Capping off “The New Story”

Yesterday morning, I wrote (It’s not Just Technology) about how tech conference sessions that focused on the what and how of technology drew far more participants than those that explored the why. Well, my last session yesterday was an exception.

The morning began at 8:30 with a presentation about podcasting. I gave a half-full auditorium of educators a general overview of podcasting and then we produced a program together. It should appear on Connect Learning in the next few days. That was followed by a presentation about blogging — another overview. But I emphasized that, as a technology, blogging is entirely unimpressive — that it is the people network that has caused the emerging impact of the blogosphere.

I had delivered my Telling the New Story address the day before to an audience of about 20, but yesterday morning, when I repeated the presentation, it was to a nearly full auditorium. I’m not sure why, but I was very happy about that.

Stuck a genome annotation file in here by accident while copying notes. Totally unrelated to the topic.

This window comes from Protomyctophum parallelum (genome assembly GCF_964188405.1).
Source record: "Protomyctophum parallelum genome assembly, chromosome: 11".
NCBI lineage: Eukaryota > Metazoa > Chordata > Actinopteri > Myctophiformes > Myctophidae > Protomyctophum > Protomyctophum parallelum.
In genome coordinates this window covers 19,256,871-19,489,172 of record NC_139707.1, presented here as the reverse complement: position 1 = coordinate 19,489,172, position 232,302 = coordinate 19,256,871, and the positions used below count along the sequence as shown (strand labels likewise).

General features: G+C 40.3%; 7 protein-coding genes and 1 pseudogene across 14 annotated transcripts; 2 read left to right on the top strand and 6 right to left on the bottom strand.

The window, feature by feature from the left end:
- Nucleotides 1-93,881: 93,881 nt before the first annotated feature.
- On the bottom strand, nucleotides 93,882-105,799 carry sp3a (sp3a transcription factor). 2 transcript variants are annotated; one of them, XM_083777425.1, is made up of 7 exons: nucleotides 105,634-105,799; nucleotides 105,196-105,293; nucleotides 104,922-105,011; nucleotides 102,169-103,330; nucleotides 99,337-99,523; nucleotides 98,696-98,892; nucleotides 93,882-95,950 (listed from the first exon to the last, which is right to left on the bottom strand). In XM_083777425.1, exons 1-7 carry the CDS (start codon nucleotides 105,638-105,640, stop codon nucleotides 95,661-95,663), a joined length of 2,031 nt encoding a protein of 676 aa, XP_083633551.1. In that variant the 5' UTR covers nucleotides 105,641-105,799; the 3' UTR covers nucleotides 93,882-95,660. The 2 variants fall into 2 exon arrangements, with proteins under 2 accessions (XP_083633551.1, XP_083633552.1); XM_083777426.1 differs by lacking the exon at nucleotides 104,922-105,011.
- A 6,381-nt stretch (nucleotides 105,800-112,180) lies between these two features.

This was the 4th or 5th time I had delivered that address, and it has undergone extensive revisions each time. I think now, that it is ready for prime time. And I think what did it for me was when I capped the presentation off with a final slide (to the right), just before leaving my hotel room.

Now I’ll probably tweak the syntax a bit, but I feel that this is the head of the nail. Our curriculum is based on a future that can be clearly described and depended on. It’s one where people graduate from their schooling with the skills they need to get and hold a job for 30 to 35 years. If you advance in your job, it is because of personal skills or talents that you have. It’s a future of security — and I speak here from a U.S./Western/industrial perspective.

But largely because of advances in technology, the tools that we use to accomplish our goals change, and as a result, so do the skills that are required. The new tools, and the socio-environmental challenges that result present new questions and new problems. Security is gone.

However, these new tools, new skills, and new capabilities to harness our resources in far more efficient ways open previously unimagined opportunities for dramatically improving the human condition and the condition of our planet.

What is the difference between preparing children for a future of security, and preparing children for a future of opportunity?

What do you?

Author: David Istlandoll

David Istlandoll has been an educator for the past 40+ years. He continues to do some writing, but is mostly seeking his next intersect between play, passion and purpose, dabbling in photography, drone videography and music production.